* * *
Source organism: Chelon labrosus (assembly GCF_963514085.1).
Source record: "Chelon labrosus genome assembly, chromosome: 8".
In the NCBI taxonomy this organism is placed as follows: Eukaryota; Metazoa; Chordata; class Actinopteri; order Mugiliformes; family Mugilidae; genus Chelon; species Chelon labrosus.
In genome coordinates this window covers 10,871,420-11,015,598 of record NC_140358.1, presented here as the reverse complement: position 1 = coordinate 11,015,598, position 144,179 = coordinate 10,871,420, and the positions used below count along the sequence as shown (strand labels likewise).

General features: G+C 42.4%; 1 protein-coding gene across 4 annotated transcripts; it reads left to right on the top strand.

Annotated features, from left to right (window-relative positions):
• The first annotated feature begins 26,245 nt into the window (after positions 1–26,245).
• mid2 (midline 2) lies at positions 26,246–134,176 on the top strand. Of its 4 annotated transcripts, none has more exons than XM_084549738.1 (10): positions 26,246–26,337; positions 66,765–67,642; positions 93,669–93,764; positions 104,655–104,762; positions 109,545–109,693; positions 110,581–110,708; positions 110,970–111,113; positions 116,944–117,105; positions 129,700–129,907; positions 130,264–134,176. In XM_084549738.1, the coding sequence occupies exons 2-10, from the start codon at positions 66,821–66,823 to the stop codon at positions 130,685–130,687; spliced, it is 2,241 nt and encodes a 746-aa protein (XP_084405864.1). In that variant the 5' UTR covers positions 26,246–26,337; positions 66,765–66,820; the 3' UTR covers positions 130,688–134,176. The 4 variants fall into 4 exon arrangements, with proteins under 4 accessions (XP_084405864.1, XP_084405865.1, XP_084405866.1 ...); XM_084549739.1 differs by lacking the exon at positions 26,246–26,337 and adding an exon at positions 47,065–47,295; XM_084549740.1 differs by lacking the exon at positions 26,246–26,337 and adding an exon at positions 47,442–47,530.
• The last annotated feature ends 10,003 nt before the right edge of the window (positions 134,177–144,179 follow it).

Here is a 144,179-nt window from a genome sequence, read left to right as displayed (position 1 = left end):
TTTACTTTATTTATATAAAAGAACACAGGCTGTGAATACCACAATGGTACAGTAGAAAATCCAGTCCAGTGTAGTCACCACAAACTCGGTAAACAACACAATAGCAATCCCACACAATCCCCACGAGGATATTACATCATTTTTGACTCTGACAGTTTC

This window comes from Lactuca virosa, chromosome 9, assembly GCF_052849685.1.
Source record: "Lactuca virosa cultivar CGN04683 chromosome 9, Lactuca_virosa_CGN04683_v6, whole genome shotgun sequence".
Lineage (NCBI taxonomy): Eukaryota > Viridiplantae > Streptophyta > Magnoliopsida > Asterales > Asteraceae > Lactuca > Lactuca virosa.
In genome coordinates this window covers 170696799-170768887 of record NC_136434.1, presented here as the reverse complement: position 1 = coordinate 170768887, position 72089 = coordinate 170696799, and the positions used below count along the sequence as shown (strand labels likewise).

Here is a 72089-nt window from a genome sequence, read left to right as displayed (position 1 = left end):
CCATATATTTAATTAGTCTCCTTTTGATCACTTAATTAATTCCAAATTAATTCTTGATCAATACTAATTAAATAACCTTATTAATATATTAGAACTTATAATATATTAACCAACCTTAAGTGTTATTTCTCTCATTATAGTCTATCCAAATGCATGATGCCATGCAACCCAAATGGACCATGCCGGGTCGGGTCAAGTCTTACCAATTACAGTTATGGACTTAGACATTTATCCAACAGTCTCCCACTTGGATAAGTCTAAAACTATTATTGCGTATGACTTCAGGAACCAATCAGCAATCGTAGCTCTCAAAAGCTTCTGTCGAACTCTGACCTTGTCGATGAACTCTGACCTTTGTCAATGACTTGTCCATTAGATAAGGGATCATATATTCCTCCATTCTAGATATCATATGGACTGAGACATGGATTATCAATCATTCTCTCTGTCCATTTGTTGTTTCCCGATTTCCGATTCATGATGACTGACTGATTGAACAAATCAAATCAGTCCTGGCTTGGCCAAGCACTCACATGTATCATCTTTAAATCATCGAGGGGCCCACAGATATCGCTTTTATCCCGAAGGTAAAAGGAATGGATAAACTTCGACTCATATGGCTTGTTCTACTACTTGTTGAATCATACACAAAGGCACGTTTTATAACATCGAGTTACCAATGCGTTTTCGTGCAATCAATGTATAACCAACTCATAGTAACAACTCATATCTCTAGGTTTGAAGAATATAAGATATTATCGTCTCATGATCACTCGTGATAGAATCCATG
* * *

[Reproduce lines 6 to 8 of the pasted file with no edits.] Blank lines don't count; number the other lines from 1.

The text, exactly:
Annotated features, from left to right (window-relative positions):
• The first annotated feature begins 26,245 nt into the window (after positions 1–26,245).
• mid2 (midline 2) lies at positions 26,246–134,176 on the top strand. Of its 4 annotated transcripts, none has more exons than XM_084549738.1 (10): positions 26,246–26,337; positions 66,765–67,642; positions 93,669–93,764; positions 104,655–104,762; positions 109,545–109,693; positions 110,581–110,708; positions 110,970–111,113; positions 116,944–117,105; positions 129,700–129,907; positions 130,264–134,176. In XM_084549738.1, the coding sequence occupies exons 2-10, from the start codon at positions 66,821–66,823 to the stop codon at positions 130,685–130,687; spliced, it is 2,241 nt and encodes a 746-aa protein (XP_084405864.1). In that variant the 5' UTR covers positions 26,246–26,337; positions 66,765–66,820; the 3' UTR covers positions 130,688–134,176. The 4 variants fall into 4 exon arrangements, with proteins under 4 accessions (XP_084405864.1, XP_084405865.1, XP_084405866.1 ...); XM_084549739.1 differs by lacking the exon at positions 26,246–26,337 and adding an exon at positions 47,065–47,295; XM_084549740.1 differs by lacking the exon at positions 26,246–26,337 and adding an exon at positions 47,442–47,530.